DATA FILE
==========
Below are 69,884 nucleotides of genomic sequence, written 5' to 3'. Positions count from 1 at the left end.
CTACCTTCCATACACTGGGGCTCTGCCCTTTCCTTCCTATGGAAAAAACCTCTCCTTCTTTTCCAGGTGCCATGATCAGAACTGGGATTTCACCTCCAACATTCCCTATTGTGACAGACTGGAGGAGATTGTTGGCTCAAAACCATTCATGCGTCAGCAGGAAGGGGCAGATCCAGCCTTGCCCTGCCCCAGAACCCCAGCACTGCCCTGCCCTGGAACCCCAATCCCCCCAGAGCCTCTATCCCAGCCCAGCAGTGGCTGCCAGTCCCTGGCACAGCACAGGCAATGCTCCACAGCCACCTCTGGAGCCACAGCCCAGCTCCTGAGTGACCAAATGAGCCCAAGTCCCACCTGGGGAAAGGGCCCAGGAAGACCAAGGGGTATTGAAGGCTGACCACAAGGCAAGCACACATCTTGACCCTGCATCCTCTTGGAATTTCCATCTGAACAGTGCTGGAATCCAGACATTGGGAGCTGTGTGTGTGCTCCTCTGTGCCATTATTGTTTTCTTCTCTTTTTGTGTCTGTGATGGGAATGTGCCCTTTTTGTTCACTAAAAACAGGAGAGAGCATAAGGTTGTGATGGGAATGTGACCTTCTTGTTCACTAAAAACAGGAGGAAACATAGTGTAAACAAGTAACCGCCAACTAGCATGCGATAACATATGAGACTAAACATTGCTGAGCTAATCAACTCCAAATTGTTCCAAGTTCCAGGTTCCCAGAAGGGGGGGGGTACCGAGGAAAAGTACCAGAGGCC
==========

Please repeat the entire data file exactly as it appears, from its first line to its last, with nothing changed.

Below are 69,884 nucleotides of genomic sequence, written 5' to 3'. Positions count from 1 at the left end.
CTACCTTCCATACACTGGGGCTCTGCCCTTTCCTTCCTATGGAAAAAACCTCTCCTTCTTTTCCAGGTGCCATGATCAGAACTGGGATTTCACCTCCAACATTCCCTATTGTGACAGACTGGAGGAGATTGTTGGCTCAAAACCATTCATGCGTCAGCAGGAAGGGGCAGATCCAGCCTTGCCCTGCCCCAGAACCCCAGCACTGCCCTGCCCTGGAACCCCAATCCCCCCAGAGCCTCTATCCCAGCCCAGCAGTGGCTGCCAGTCCCTGGCACAGCACAGGCAATGCTCCACAGCCACCTCTGGAGCCACAGCCCAGCTCCTGAGTGACCAAATGAGCCCAAGTCCCACCTGGGGAAAGGGCCCAGGAAGACCAAGGGGTATTGAAGGCTGACCACAAGGCAAGCACACATCTTGACCCTGCATCCTCTTGGAATTTCCATCTGAACAGTGCTGGAATCCAGACATTGGGAGCTGTGTGTGTGCTCCTCTGTGCCATTATTGTTTTCTTCTCTTTTTGTGTCTGTGATGGGAATGTGCCCTTTTTGTTCACTAAAAACAGGAGAGAGCATAAGGTTGTGATGGGAATGTGACCTTCTTGTTCACTAAAAACAGGAGGAAACATAGTGTAAACAAGTAACCGCCAACTAGCATGCGATAACATATGAGACTAAACATTGCTGAGCTAATCAACTCCAAATTGTTCCAAGTTCCAGGTTCCCAGAAGGGGGGGGGTACCGAGGAAAAGTACCAGAGGCC